The creation of a British Academy 'for the Promotion of Historical, Philosophical and Philological Studies' was first proposed in 1899 in order that Britain could be represented at a meeting of European and American academies. The organisation, which became known simply as the British Academy, received its Royal Charter from King Edward VII in 1902.
Since then, many of Britain's most distinguished scholars in the humanities and social sciences have been involved in the life of the Academy. The roll call of past Fellows includes many of the greatest British names of the twentieth century, such as the influential economists John Maynard Keynes, Friedrich Hayek and William Beveridge; the eminent thinkers Karl Popper and Isaiah Berlin, Louis and Mary Leakey, who made pioneering discoveries on the origins of man; A. J. P. Taylor, Kenneth Clark and Mortimer Wheeler, scholars who were also great communicators; and C. S. Lewis and Henry Moore, Fellows who combined learning with creativity.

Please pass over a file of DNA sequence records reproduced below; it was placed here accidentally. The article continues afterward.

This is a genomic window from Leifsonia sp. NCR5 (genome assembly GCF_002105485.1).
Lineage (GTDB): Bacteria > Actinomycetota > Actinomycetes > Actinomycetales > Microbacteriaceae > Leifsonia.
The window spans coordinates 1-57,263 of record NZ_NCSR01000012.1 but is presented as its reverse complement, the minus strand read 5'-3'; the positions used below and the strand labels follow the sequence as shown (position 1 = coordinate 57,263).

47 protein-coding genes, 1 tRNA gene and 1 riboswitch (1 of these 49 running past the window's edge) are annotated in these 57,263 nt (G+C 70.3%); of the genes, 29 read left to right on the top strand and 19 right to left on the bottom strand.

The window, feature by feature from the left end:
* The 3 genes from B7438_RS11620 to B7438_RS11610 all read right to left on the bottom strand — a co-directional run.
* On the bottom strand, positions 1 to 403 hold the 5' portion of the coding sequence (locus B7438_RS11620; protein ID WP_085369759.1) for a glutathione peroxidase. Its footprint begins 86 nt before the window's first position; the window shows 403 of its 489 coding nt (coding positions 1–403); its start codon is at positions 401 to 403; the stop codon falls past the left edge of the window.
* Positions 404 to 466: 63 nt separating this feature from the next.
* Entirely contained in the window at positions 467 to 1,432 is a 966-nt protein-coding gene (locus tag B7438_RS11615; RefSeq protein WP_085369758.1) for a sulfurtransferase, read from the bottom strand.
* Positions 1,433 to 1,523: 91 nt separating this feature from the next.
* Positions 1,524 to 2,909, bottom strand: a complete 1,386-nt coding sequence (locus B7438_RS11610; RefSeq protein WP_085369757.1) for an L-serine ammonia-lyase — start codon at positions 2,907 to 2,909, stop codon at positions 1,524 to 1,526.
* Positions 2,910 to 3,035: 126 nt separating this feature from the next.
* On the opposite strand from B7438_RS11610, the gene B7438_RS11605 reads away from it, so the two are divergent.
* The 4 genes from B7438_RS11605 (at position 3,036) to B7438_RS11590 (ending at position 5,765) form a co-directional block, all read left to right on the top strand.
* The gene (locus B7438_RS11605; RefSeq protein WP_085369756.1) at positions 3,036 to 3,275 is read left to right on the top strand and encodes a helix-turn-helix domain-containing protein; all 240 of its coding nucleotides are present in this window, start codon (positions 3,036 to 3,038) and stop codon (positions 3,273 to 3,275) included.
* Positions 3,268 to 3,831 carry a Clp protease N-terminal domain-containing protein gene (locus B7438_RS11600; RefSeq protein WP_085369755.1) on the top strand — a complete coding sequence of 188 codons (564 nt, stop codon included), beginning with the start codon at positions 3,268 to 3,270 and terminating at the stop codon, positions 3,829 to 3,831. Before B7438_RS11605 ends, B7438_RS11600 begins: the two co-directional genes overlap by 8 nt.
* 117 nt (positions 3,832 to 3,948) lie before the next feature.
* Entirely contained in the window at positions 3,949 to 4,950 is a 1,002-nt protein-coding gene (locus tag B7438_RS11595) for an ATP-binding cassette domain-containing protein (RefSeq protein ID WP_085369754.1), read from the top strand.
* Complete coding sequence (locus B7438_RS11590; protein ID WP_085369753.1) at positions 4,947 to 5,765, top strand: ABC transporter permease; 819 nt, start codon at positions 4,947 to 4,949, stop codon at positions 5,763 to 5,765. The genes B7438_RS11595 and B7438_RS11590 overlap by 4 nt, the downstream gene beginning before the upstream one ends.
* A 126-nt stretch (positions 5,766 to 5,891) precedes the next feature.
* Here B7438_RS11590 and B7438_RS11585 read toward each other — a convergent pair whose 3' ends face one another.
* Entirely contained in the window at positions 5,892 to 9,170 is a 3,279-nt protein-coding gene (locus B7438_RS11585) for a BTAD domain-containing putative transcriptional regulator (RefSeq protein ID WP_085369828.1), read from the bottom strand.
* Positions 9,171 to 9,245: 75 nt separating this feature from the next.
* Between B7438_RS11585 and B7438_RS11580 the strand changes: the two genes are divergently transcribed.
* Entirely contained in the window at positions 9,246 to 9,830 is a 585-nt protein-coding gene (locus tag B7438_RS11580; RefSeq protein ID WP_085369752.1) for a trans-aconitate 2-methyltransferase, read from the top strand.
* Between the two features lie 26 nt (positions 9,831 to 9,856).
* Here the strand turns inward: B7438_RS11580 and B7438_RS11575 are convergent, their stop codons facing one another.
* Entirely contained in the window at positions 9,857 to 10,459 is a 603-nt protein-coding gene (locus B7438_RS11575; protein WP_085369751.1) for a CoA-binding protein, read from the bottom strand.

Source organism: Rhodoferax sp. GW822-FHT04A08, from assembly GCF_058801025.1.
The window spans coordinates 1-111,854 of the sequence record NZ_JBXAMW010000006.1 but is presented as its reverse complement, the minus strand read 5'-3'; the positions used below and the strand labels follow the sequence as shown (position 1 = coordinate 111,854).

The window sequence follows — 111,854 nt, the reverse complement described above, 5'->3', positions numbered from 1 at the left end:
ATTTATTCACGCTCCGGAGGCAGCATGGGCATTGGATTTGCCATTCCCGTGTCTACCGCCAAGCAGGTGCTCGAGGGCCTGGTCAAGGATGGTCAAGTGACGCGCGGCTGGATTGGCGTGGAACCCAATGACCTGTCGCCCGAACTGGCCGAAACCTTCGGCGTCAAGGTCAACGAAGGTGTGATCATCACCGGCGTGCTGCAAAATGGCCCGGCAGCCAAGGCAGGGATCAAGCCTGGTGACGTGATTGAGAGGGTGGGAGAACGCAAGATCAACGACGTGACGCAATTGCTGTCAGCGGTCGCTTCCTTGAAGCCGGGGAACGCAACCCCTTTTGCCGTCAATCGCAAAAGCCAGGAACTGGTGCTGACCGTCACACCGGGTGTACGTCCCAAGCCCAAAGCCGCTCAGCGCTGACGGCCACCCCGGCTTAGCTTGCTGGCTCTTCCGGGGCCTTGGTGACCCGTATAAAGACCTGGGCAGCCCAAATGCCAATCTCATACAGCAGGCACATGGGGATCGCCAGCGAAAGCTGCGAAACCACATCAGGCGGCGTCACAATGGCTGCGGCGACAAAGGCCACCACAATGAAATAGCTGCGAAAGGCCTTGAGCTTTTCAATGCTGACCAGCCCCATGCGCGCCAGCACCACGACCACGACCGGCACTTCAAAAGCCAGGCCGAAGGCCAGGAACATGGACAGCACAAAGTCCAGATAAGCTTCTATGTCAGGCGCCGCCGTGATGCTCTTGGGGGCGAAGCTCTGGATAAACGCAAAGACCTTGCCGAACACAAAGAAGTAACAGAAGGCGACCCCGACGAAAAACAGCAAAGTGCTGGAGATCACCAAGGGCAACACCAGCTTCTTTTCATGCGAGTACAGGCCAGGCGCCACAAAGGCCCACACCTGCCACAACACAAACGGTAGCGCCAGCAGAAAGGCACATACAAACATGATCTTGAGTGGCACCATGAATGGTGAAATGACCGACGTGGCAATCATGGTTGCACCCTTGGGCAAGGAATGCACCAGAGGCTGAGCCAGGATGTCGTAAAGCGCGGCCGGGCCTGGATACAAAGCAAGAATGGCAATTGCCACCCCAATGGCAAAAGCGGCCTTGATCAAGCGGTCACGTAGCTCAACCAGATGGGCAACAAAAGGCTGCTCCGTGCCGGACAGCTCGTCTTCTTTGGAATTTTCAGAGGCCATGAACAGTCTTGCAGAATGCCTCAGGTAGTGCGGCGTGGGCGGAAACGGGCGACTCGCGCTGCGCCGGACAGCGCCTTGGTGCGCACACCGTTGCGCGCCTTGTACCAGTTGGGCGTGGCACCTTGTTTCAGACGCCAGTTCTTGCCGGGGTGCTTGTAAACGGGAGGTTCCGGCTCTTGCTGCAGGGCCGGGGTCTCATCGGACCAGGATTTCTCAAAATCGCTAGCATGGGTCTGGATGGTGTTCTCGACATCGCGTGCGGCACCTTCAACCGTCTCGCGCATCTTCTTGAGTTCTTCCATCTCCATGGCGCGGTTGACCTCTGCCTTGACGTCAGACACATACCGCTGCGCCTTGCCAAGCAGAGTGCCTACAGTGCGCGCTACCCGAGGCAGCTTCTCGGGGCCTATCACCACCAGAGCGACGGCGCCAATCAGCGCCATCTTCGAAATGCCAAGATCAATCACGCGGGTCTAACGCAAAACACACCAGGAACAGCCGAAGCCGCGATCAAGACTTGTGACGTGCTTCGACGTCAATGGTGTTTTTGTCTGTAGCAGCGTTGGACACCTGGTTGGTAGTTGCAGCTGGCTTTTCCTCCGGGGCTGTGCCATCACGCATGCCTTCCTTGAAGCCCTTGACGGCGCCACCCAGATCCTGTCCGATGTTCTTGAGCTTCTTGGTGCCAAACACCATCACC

In 1998, the Academy moved to its present headquarters at 10 Carlton House Terrace. One of London's finest Georgian treasures, the Terrace, overlooking St James's Park, was designed by John Nash and built in the 1820s and 1830s. Number 10 was formerly the London residence of the Ridley family and number 11 (most of which is also occupied by the Academy) was from 1856 to 1875 the home of former Prime Minister William Gladstone.
A brief account of the Foundation is reproduced from Proceedings of the British Academy volume 1.